TIFF 2017: Matt Damon Joins The World Of The Small In Downsizing
Who’s Behind It
Election writer/director Alexander Payne, with scripting assistance from his frequent collaborator Jim Taylor (Sideways, About Schmidt).
Who’s In It
Matt Damon, Kristen Wiig, Christoph Waltz, Hong Chau, Laura Dern, Jason Sudeikis, and Neil Patrick Harris.
Who’ll Love It
Sci fi/comedy lovers who like a side of social commentary with their entertainment.
What’s It About
Imagine how much less of a burden humanity would be on the Earth, how much our consumption of natural resources would decrease if only we were smaller—conversely, imagine how much more stuff we could have!
Not, like, a foot shorter though. More like five feet shorter, plus another seven inches or so. In Downsizing, Norwegian scientists have come up with a way to safely shrink people down to Barbie-doll size (maintaining our regular proportions, however—sorry) with the goal of saving the environment. But like with any new technology there are those who seek to exploit and abuse it. Most people shrink themselves not to help the planet, but to be able to live in tiny, affordable McMansions, sign up for swanky health club memberships, and afford doll-sized designer clothes. Others use it to shrink people against their will (think corrupt governments downsizing political dissidents). When Damon’s character decides to join the world of the small, it doesn’t exactly go the way he planned—and continues to head in one unexpected direction after another, thanks, in part to his eccentric neighbour (Waltz).
Why You Should See It
Refreshingly, Payne is known for his intelligent and original comedies. This is no Honey, I Shrunk the Kids recycling project. Downsizing gets serious credit for offering something new to the sci fi genre. It’s social satire plus geopolitical commentary with a skewering of the disenfranchised middle class on the side. A full-sized occupational therapist who can’t afford to upgrade to a bigger house almost becomes self-aware when he finally comes face to face with a class of people who have it way worse than he does—even in the utopia that the small world is designed to be (who’s going to clean your micro estate or drive the minibus, after all?).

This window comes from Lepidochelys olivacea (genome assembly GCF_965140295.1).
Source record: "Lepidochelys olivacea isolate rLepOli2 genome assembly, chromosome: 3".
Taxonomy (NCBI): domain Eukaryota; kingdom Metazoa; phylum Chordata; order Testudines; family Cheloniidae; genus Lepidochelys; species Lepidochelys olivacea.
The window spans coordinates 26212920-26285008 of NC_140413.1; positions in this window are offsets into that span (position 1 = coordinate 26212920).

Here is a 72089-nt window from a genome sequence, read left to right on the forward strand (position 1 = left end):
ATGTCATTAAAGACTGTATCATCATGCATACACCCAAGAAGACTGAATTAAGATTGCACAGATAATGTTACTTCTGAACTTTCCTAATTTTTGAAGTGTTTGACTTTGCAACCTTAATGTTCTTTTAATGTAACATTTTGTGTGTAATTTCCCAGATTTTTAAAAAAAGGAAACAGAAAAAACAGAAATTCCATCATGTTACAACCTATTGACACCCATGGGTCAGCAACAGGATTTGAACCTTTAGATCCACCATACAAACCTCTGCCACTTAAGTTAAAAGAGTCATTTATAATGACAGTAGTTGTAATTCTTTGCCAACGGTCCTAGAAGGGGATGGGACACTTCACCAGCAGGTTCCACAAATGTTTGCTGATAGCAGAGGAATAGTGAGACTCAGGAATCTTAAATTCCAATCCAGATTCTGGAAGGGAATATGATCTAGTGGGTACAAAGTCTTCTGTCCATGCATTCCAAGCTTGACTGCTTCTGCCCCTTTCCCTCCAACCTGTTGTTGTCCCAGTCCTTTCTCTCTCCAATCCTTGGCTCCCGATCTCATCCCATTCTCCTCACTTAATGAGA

Downsizing isn’t perfect. The plot slows down and gets a bit clunky in the third act but Damon, doing his best average suburban nice guy act, and Waltz, doing that classic Euro-creep thing he does so flawlessly, keep the film afloat—unlike the melting icebergs that will one day kill us all.
When You Can See It
Monday, September 11 at 6PM (Elgin); Tuesday, September 12 at 11:30AM (Elgin); Wednesday, September 13 at 6PM (Princess of Wales); Saturday, September 16 at 12PM (Roy Thomson Hall). Tickets available here. Opens in wide release on December 22. Check out the trailer below.